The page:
Parliament has adopted a package of measures to enhance free trade within the bloc after it emerged that many member states are blocking imports of specific products from other EU countries on the basis that they do not meet particular national technical standards.
The major objective of the proposed package, originally tabled by the Commission in February 2007, is to make it easier for companies and especially SMEs to sell their products throughout the Union, while at the same time improving consumer protection.
It primarily aims to do so by facilitating the application of the principle of “mutual recognition”, whereby the quality and safety standards of goods produced in one EU member state are sufficient to allow their sale throughout the EU.
Strongly welcoming Parliament’s decision, Commission Vice-President responsible for enterprise and industry Günter Verheugen said the measures would “give the internal market new boost” and create a “win-win situation for enterprises and consumers”.
Varying technical regulations among member states mean that the principle of mutual recognition is often denied. Examples range from one country’s refusal to allow imports of bicycles with battery-driven lights on the basis that dynamo-powered lamps are more reliable, to another’s requirements for expensive additional testing of the chemical reactions of clothes when exposed to body sweat and saliva.
The adopted package aims to enhance confidence in technical regulations while allowing for a high level of product quality and safety through the following principal measures:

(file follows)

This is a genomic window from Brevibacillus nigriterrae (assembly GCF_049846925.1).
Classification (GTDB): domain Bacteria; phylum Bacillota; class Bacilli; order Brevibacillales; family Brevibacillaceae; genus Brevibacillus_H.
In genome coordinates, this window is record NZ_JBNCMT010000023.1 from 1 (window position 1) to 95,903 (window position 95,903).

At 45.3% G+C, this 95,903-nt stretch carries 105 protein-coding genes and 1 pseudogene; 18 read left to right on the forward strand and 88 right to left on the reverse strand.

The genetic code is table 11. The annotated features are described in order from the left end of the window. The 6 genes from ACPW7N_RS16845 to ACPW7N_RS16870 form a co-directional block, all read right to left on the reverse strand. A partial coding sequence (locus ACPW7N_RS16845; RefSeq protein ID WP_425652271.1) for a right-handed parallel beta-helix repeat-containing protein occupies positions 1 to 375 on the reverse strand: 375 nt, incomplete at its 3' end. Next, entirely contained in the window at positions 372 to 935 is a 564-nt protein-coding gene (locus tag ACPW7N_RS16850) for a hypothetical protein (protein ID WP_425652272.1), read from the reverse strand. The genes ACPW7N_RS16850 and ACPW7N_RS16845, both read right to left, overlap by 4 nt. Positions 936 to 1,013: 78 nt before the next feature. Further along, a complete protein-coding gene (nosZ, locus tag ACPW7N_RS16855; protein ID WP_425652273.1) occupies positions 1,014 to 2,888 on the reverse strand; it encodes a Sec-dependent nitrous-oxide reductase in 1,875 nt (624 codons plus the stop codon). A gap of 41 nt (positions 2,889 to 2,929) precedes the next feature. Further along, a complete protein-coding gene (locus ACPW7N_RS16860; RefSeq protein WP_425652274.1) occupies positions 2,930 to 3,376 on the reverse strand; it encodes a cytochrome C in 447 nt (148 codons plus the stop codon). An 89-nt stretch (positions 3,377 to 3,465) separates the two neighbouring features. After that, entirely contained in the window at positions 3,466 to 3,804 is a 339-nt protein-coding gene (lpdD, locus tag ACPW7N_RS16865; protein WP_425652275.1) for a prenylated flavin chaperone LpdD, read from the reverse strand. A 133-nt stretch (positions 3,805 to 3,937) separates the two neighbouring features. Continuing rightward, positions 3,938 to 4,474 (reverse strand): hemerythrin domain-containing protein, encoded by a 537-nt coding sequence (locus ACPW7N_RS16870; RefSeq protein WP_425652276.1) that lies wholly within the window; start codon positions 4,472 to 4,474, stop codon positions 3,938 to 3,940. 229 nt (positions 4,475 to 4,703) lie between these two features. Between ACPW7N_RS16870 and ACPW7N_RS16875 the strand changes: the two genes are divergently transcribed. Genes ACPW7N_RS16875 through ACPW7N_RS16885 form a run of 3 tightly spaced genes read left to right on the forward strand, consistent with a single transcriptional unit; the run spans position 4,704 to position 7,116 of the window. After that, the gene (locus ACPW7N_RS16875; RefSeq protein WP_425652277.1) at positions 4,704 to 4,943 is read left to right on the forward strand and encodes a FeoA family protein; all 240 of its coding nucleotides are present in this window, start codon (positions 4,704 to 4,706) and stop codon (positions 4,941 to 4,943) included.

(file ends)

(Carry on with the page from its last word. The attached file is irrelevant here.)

- Introducing better market surveillance rules to ensure that unsafe products are removed from the EU market;
- Establishing an accreditation system for European conformity assessment bodies to enhance the credibility of CE marking;
- Establishing a common legal framework for industrial products by setting out common definitions and procedures to allow future legislation to be more consistent and easier to implement, and;
- Making member states bear the cost of demonstrating that a product is unsafe if they wish to remove it from their market and obliging them to give detailed objective reasons to the manufacturer, allowing them to react, before the final refusal.
The Council is expected to adopt the package soon to allow the new measures to enter into force in 2009.
The package, which the Commission estimates could give a €150 billion boost to intra-EU trade, has received a warm welcome from businesses. “Although the free movement of goods is one of the most complete freedoms in the EU, we sometimes forget that companies are still facing numerous barriers when trading across borders within the internal market,” said Xavier Durieu, secretary general of the retailers, wholesalers and traders group EuroCommerce.
“This package signals a strong commitment of our institutions to defend the EU’s internal market which is so essential to the competitiveness of our companies manufacturing here in Europe. A better internal market framework is good for SMEs, good for consumers, and good for workers. Now let’s make it work,” added Mark Redgrove, head of communications at Orgalime, the European engineering industries association, on BlogActiv.